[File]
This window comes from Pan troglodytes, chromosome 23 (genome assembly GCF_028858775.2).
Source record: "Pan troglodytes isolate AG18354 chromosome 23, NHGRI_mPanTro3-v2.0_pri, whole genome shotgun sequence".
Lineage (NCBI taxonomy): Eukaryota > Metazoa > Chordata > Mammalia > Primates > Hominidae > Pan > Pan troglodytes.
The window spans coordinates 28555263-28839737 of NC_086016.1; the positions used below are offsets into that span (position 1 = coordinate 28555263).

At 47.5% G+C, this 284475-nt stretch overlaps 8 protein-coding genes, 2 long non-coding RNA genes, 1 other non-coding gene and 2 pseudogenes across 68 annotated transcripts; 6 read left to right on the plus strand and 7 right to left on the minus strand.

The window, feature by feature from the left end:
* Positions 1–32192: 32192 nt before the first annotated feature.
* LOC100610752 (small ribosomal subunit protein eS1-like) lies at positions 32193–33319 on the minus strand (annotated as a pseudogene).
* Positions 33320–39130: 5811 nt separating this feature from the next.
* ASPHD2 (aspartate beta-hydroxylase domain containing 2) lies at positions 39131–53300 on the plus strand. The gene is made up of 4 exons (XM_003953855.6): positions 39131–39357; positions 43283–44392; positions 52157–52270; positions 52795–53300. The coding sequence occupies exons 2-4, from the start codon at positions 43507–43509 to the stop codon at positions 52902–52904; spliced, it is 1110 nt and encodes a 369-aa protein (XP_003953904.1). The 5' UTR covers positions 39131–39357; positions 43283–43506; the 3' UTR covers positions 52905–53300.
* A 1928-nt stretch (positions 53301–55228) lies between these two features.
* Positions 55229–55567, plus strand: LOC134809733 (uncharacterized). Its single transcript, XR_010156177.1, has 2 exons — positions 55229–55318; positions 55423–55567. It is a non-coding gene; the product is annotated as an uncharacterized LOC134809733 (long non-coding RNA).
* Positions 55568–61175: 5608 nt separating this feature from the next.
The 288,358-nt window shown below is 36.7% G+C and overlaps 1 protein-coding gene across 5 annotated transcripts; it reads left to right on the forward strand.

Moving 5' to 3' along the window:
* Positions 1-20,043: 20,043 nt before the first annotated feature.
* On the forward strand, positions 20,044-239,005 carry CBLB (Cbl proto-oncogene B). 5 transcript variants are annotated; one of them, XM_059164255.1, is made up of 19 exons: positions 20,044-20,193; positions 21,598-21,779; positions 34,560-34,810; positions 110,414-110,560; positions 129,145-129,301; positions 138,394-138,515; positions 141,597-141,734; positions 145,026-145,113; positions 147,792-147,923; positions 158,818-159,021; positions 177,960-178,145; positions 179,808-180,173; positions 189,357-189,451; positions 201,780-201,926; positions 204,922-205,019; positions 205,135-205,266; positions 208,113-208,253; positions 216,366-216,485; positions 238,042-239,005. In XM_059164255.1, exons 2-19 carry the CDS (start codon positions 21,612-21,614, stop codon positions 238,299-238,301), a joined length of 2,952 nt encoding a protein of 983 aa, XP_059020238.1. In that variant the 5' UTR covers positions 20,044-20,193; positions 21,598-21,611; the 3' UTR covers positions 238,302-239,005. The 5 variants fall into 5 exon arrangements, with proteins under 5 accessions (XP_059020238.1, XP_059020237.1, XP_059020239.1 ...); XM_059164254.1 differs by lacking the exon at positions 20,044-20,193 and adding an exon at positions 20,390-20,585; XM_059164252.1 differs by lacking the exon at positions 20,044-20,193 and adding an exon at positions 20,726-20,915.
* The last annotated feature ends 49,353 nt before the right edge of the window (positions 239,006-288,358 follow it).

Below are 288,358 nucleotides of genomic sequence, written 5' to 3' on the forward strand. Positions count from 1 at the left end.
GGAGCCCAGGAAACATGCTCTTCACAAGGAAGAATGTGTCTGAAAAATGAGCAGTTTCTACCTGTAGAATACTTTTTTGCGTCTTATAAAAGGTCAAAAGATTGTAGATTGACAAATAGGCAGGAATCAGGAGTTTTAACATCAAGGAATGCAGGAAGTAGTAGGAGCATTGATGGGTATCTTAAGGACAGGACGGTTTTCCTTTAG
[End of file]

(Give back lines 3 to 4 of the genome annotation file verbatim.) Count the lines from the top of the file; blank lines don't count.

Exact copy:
Lineage (NCBI taxonomy): Eukaryota > Metazoa > Chordata > Mammalia > Primates > Hominidae > Pan > Pan troglodytes.
The window spans coordinates 28555263-28839737 of NC_086016.1; the positions used below are offsets into that span (position 1 = coordinate 28555263).